The U.S. FDA has granted several emergency use authorizations (EUAs) to address the COVID-19 pandemic, a series of actions designed to lower regulatory hurdles. Despite these developments, the agency is keeping a close eye on issues, such as product claims, and both federal and state agencies are in a position to prosecute for hoarding and price gouging.
The FDA’s device center maintains a repository of EUAs issued for diagnostics, personal protective equipment (PPE) and other items, documents that have proven as iterative as the devices they regulate. The agency also has issued a series of policies and guidance for other devices needed to handle the symptoms associated with the SARS-CoV-2 virus, as well as instruments needed to provide telehealth services. However, much of the conversation surrounding the COVID-19 pandemic has revolved around the availability of PPE and associated bad-actor behaviors, such as hoarding and price gouging.
Regulatory attorney Jonathan Havens, of the Baltimore office of Saul Ewing Arnstein & Lehr LLP, told BioWorld that makers of items, such as respirator masks must still be cautious despite the more relaxed regulatory environment, including regarding product claims. Extraordinary price hikes have been more topical for pharmaceuticals in recent years, but Havens said these hikes are now relevant for makers of PPE as well.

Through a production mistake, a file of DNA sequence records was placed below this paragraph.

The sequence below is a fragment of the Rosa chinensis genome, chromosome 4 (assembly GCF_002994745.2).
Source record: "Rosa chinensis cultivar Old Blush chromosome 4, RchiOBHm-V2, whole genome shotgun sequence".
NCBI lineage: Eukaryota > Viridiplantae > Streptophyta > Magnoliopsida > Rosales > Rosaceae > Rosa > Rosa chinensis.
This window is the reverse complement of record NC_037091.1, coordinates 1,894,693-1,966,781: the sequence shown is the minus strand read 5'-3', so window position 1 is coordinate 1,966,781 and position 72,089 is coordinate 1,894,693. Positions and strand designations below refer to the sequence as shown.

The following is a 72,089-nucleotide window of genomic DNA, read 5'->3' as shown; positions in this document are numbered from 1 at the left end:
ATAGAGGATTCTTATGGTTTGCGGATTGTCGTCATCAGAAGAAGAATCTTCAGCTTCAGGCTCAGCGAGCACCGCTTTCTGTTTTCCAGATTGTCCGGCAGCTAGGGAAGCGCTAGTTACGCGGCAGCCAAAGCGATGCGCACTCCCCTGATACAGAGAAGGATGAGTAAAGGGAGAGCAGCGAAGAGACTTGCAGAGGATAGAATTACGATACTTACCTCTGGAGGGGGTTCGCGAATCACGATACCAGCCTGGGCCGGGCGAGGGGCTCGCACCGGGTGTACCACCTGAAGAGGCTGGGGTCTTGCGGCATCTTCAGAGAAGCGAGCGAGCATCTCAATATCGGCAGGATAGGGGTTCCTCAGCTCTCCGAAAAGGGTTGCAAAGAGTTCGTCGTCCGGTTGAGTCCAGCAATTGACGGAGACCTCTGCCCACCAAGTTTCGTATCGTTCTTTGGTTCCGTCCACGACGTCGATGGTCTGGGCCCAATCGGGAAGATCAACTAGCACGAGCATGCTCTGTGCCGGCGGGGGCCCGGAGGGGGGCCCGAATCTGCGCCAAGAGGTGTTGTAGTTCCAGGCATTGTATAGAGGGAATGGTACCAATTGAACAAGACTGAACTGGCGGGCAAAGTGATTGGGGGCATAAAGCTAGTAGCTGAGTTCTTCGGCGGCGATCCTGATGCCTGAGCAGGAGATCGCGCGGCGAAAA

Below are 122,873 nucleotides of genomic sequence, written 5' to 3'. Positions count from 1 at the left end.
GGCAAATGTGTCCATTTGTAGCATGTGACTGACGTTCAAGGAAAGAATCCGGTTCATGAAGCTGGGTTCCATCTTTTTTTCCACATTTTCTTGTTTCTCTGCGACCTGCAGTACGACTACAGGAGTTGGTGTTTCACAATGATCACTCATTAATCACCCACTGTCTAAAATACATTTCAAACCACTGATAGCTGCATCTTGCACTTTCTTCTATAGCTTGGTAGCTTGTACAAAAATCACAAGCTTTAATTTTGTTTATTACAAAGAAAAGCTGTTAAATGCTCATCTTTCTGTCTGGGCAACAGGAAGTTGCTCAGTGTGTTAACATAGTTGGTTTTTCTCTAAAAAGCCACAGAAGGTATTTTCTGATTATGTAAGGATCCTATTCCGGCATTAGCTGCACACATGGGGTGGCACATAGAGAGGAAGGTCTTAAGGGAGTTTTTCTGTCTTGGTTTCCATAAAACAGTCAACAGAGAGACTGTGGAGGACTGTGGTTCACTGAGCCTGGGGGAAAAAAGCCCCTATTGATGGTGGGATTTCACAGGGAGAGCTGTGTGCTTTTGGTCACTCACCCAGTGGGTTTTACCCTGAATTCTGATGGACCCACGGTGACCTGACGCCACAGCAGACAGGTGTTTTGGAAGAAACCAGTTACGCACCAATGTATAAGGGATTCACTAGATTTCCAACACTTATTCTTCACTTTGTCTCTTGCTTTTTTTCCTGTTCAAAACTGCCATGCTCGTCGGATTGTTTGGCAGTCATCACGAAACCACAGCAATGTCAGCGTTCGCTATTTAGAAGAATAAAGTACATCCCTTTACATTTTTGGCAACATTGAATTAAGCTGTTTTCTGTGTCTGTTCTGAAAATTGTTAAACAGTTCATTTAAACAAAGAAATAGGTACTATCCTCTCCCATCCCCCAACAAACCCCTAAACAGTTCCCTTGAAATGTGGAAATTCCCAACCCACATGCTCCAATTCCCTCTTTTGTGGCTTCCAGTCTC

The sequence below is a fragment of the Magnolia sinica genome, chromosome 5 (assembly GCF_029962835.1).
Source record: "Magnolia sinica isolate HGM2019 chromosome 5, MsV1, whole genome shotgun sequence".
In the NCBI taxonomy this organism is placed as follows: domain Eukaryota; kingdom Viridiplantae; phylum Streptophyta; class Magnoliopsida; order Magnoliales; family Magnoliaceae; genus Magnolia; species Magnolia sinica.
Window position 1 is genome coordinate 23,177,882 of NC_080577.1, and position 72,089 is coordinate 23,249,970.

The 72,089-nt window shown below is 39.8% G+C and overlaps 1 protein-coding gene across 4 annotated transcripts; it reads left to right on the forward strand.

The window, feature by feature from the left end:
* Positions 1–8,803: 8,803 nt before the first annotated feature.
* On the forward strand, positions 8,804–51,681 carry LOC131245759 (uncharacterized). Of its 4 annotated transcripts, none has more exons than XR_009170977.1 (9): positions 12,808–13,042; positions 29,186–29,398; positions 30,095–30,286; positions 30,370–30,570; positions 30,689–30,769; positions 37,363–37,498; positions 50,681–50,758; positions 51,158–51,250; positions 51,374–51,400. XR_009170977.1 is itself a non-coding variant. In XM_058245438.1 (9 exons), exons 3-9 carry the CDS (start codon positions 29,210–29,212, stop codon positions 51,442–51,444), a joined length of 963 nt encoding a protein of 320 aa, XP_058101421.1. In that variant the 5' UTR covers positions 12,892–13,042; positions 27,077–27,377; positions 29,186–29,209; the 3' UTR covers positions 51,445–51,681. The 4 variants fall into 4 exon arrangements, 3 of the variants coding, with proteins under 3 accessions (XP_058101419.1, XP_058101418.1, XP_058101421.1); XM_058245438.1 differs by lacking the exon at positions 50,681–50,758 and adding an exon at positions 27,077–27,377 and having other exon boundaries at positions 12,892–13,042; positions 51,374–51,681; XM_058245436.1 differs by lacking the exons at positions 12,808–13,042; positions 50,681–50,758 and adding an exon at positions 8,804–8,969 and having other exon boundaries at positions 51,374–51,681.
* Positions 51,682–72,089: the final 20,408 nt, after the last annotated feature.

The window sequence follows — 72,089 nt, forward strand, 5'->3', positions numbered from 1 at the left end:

Whether a distributor or another party would be subject to enforcement for such practices “very much depends on the facts and circumstances,” Havens said, adding that drastic increases in which the price is multiplied by triple or more over the prices charged prior to the COVID-19 outbreak “would be a cause for concern.”
The new normal is only a temporary normal
The FDA has refreshed its policy on several types of PPE, including an April 2 update to the policy for face masks and respirators, stating that among its adjustments is to allow the use of imported N95 masks and similar items. Havens said that while any such items that bear a CE mark are authorized for distribution without the normal FDA notification, manufacturers might want to avoid falling into the trap of thinking that this will become the new normal once the pandemic has passed.
There is still the possibility that some such items would be commandeered by state authorities who are attempting to deal with a massive outbreak, such as New York, another factor that could complicate the supply chain equation along with issues of distribution of items in federal stockpiles. “Some hospital systems are talking directly to importers and manufacturers,” Havens noted, rather than relying on state and federal governments. Manufacturers and their representatives must be careful about product claims, such as proposing that a non-N95 mask is functionally equivalent to an N95 when this has not been demonstrated. “You have more leeway than you would otherwise get as long as you’re not abusing it,” Havens explained.
Another angle in this scenario is the availability of so-called KN95 masks, which are made in China, where they are approved. Indeed, some have claimed they are equivalent to N95 masks. The CDC has listed these masks as acceptable alternatives; however, there are differences in specifications, such as pressure tolerance for both inhalation and exhalation.